But, perhaps more importantly, we’re going to need to be able to set global regulation on AI development. This is a necessary such regulation, and it seems like one of the easier wins (it’s very visceral and related to countries taking power over each other) and so it seems worth it to fight for this particular international treaty, both on its own merits and also as a test run (and to set up infrastructure) for far more complex regulation required later.

I'm still thinking through my thoughts.

In summary, I think my current mainline expectation is that if such a treaty were to be passed, it would not meaningfully improve the situation regarding military use of ML, and it would not meaningfully improve the situation regarding development of AGI. As a result I am further concerned it would spend all the goodwill countries and companies had on setting global regulations.

A few more details (pardon the length of the second one):

Firstly, I am not confident that this is an appropriate trial test for issues around AGI later on. Autonomous weapons, surveillance, hacking, etc, are all involved in intelligence and warfare. But it seems at least >30% probably to me that the first sufficiently-powerful AGI will be built in the course of trying to make systems that can do (a) science and engineering or (b) create profitable services in the economy. It doesn't seem obvious to me that treaties about warfare are an appropriate tool to deal with this.

Secondly, I am concerned that this regulation itself is exceedingly complex and may straightforwardly fail.

Briefly repeating what I think is your position: my sense is you think that while this is not the perfect regulation, on the margin it is strongly net positive, and that everyone will broadly be able to agree on this. Analogously, consider a country with no drug regulations. They may first set up regulations around selling poisons that can kill humans. Later on they will try to figure out the details about taxes and permissions around a whole host of pharmaceuticals and so on, but first it’s appropriate to set up the most obviously important regulations. You say that “This presents an opportunity to draw at least some line, in a globally coordinated way, between what is and is not acceptable”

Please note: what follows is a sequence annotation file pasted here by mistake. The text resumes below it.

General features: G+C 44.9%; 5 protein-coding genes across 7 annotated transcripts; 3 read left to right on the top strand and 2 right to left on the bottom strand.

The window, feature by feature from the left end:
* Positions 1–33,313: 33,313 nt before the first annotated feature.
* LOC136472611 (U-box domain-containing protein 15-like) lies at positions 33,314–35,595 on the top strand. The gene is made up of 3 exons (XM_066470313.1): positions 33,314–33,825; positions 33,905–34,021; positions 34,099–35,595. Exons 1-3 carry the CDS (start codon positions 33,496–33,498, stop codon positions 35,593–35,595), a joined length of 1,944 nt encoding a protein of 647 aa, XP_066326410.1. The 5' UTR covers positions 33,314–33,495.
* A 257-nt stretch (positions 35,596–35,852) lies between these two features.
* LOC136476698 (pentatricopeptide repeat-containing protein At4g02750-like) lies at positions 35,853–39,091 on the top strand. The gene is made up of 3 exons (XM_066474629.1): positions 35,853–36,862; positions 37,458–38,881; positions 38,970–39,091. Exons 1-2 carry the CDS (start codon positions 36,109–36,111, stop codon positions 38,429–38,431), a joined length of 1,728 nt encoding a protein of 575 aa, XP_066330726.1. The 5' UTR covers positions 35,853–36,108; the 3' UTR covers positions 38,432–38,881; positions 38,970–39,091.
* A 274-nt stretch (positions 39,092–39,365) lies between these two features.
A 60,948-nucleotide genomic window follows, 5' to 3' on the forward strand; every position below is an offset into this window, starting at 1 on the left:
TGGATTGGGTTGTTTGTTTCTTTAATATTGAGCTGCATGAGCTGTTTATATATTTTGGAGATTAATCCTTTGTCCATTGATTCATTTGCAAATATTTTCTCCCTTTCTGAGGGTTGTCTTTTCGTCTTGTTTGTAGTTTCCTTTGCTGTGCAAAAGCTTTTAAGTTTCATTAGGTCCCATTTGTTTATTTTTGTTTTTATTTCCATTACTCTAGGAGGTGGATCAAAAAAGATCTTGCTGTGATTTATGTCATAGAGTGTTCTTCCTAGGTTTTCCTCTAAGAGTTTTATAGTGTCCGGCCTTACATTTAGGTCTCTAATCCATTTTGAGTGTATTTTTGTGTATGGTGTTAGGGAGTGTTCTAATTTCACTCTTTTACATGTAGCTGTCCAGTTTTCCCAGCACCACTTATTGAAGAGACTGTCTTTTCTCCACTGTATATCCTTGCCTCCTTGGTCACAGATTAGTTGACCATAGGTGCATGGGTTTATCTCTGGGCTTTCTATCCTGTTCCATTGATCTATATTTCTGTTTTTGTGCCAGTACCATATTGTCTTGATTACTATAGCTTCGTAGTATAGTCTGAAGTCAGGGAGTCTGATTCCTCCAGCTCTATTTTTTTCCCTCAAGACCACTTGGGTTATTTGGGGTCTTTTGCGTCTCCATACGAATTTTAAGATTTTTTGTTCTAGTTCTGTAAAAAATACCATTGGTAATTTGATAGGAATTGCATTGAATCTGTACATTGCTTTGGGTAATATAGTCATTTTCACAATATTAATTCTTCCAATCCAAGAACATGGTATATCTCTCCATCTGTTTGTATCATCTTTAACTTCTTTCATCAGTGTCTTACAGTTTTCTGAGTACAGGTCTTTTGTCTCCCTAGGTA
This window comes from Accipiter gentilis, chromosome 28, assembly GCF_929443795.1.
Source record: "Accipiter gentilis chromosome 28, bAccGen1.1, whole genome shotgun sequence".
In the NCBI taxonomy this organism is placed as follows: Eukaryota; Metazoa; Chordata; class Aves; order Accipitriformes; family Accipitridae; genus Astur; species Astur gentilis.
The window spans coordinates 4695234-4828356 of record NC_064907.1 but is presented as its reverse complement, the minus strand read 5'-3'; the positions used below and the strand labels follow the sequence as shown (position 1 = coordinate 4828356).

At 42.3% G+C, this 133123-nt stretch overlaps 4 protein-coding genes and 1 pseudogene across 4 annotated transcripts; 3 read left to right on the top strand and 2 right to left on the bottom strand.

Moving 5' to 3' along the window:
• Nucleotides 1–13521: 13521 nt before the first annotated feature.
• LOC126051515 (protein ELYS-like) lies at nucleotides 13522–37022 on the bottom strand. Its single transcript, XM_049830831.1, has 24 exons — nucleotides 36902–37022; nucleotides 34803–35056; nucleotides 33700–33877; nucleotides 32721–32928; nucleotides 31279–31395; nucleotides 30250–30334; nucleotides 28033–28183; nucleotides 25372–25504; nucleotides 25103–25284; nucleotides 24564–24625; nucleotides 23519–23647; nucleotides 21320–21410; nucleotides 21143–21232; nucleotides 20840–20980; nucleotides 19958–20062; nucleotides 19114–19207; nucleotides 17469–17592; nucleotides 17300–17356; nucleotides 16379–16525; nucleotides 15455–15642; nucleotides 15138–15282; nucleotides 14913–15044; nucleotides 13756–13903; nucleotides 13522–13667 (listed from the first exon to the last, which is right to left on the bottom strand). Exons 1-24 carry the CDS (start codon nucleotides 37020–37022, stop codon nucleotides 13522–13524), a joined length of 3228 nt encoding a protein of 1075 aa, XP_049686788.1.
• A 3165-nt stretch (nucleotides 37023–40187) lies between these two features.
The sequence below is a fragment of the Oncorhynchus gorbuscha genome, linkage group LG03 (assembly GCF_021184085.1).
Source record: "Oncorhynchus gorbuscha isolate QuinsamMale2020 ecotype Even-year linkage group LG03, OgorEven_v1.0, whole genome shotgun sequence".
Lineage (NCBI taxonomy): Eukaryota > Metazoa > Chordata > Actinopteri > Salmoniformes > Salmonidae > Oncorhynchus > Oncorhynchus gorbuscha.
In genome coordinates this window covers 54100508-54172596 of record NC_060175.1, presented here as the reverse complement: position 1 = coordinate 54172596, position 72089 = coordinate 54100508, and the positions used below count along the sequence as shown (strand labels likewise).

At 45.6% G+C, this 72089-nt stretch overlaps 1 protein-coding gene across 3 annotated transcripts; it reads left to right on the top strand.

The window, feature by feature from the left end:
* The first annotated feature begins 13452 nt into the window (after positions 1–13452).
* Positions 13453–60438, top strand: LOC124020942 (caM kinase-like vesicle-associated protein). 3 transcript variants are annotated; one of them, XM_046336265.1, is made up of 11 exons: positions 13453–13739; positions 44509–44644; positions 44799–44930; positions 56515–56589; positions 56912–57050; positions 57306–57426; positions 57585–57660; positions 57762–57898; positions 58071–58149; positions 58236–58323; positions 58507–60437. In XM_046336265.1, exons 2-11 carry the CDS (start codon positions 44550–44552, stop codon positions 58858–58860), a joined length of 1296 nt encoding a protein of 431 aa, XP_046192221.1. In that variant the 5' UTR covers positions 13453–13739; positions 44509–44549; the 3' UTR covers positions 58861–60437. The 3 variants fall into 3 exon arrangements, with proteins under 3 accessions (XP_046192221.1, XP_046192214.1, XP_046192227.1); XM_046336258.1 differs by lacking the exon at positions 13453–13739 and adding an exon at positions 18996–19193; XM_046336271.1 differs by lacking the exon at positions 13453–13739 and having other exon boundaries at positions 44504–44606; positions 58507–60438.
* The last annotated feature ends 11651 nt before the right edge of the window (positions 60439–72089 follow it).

Overall though I am not at all confident you will be able to set up regulation that does anything successfully around autonomous weapons, nor anything as simple to understand as “don’t sell poison”. Things around having ‘a human in the loop’ seem too weak to me to actually do anything or prevent basically all the potential problems of autonomous weapons (e.g. it doesn't seem to meaningfully change the system to have a guy sitting in an office hitting a button that says "confirm" every time without having a deep understanding of the tradeoffs the ML system is making).

An analogous proposal might be something like “Let’s draw a line in the sand and say that Newsfeed algorithms by major social networks cannot show you fake news. Later on we’ll figure out the more subtle regulations around how to ensure that they’re helping you connect to other people and not doing any bad censorship and aren’t encouraging bullying and harassment, but let’s just draw a line in the sand we can all agree on.” 

Just as it is not easy to draw a line between newsfeed algorithms that do and don’t share fake news, it is not clear to me that it is easy to draw a line between machine learning weapons systems that are autonomous and non-autonomous. I'm not certain.

(Relatedly, I think the time to write a workable proposal is before organizing such a campaign, not after.)